The psalmist calls us to ‘enter his gates with thanksgiving and praise,’ which is a call to approach God in gratitude. Why is that? He points to three realities: because God is good, because God is loving, and because God is faithful. A good theologian is thankful, and until you know these truths you are likely to feel entitled and deserving.

How do you know God to be good, loving, and faithful? These attributes were put on display most beautifully in the gospel. God is good, loving, and faithful by not giving you what you deserve (judgment) and by lavishing on you grace unmeasured. He is good and loving in saving us from sin and judgment, giving us hope and life, and adopting us as his own. He is faithful to his Word and his promise to us, that he will not count our sins against us and will continue the work he began in us to completion. On top of this, every good thing you have in this life is a gift from your heavenly Father, and as one who has been justified by the grace of Christ you should see everything in your life as grace that accompanies your salvation [to which we give a hearty AMEN!].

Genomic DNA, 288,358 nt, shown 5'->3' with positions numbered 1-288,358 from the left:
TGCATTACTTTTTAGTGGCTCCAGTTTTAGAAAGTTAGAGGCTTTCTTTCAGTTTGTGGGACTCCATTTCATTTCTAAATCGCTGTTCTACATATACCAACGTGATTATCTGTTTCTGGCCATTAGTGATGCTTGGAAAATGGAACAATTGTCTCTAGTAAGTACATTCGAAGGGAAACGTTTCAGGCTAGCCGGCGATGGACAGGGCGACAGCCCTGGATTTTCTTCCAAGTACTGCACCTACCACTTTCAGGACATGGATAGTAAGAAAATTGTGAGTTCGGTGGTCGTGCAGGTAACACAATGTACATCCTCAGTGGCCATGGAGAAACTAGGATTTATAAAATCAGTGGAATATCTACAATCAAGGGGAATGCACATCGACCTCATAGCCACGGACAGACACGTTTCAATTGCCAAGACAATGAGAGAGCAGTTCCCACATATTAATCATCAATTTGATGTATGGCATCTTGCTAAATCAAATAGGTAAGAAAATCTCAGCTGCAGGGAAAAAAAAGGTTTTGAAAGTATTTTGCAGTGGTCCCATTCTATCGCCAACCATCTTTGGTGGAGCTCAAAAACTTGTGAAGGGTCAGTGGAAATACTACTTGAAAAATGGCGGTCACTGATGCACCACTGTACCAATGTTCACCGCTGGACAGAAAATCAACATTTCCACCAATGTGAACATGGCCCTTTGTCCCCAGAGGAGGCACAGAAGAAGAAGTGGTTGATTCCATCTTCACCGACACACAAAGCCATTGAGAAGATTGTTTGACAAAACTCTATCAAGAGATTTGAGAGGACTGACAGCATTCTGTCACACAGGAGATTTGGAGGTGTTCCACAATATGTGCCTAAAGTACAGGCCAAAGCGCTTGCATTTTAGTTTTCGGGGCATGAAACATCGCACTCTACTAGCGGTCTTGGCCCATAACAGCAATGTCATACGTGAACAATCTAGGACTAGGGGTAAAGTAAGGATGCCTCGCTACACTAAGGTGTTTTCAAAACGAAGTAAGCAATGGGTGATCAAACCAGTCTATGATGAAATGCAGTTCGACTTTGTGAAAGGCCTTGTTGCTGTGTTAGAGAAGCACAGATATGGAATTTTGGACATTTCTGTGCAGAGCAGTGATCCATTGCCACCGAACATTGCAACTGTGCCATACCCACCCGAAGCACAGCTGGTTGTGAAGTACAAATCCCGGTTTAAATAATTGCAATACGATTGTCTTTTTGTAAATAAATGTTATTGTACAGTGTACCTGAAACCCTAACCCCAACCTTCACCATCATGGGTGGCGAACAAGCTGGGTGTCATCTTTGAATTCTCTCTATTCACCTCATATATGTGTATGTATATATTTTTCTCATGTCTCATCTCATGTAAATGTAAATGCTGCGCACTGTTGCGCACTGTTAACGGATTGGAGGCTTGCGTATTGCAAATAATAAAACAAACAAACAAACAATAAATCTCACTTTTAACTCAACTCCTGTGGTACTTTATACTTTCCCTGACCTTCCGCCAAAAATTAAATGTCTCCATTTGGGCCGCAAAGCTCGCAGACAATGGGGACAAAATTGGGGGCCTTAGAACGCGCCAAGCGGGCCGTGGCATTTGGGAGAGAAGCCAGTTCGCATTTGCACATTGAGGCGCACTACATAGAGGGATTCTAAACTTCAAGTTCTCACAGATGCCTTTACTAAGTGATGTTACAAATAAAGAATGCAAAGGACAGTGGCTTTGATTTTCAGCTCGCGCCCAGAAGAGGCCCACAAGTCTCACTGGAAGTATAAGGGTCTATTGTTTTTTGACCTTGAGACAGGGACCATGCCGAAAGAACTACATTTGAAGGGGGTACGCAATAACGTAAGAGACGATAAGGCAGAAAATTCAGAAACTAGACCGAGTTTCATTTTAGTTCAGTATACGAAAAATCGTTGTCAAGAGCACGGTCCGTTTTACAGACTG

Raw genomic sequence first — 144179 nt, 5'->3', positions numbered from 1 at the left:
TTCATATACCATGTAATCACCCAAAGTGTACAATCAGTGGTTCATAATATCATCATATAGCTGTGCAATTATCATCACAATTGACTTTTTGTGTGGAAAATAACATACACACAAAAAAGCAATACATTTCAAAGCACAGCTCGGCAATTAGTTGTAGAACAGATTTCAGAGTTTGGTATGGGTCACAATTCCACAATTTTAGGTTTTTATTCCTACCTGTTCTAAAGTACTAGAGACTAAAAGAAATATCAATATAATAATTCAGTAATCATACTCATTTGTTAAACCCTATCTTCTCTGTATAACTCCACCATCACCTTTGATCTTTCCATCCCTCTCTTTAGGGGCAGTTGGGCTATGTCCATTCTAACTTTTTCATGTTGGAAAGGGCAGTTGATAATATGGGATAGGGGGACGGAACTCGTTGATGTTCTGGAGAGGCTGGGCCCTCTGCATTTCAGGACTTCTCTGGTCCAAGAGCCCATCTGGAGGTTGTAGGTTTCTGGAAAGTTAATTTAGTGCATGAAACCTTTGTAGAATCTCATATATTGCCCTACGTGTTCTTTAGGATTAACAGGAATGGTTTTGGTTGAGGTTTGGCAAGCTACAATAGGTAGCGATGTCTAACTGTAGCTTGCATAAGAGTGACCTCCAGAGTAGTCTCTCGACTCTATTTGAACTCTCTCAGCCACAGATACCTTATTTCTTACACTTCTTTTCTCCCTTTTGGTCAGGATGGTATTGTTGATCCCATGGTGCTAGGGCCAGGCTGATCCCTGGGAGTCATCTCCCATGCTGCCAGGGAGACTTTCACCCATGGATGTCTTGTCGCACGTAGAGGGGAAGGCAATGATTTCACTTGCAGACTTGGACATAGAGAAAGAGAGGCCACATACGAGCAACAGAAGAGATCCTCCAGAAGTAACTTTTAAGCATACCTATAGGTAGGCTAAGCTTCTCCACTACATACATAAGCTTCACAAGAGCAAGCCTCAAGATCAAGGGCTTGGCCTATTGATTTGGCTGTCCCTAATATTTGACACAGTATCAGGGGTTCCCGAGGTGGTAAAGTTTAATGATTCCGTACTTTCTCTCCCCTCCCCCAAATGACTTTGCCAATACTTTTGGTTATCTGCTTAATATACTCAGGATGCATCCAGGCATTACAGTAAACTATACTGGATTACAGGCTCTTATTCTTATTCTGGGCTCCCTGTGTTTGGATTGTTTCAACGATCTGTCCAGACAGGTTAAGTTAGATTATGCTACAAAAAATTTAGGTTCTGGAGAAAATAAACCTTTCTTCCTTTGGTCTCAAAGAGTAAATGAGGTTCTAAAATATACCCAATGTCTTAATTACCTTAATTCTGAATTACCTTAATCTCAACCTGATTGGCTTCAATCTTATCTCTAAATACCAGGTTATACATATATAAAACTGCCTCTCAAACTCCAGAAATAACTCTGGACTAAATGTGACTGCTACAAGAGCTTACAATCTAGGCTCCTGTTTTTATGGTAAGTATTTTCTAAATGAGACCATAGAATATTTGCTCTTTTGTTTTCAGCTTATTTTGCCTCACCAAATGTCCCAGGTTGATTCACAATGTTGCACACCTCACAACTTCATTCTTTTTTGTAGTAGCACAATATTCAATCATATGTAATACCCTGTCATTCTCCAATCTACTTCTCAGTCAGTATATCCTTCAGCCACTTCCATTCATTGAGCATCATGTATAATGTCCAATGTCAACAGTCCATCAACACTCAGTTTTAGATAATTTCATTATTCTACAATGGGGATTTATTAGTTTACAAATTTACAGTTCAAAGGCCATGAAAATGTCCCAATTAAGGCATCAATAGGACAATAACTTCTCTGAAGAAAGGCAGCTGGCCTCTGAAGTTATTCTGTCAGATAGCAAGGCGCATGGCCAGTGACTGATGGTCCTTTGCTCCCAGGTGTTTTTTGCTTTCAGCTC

…Does gratitude characterize your thoughts of God? Thankfulness is a good test of your faith. ….Your days, whether easy or difficult, should be filled with thanksgiving because while life changes drastically, your God remains the same forever. He is constant – constantly good, loving, and faithful (pp.43-44).

Now, shall we give this thanks to our great and gracious God tomorrow in our times of public and private worship?

Christ in Gethsemane: The Covenant Bond

     While our Lord in Gethsemane received no answer to his repeated knocking on heaven’s door, he knew, from that profound silence, that he must drink the awful chalice that the Father had placed in his hands. Always he was fully aware of the covenant bond between the Father, representing the Trinity, and himself, representing his people – the covenant of grace. Again and again he addressed the Father, a word so often on his lips, as ‘my Father’ and ‘my God’. That is covenant language.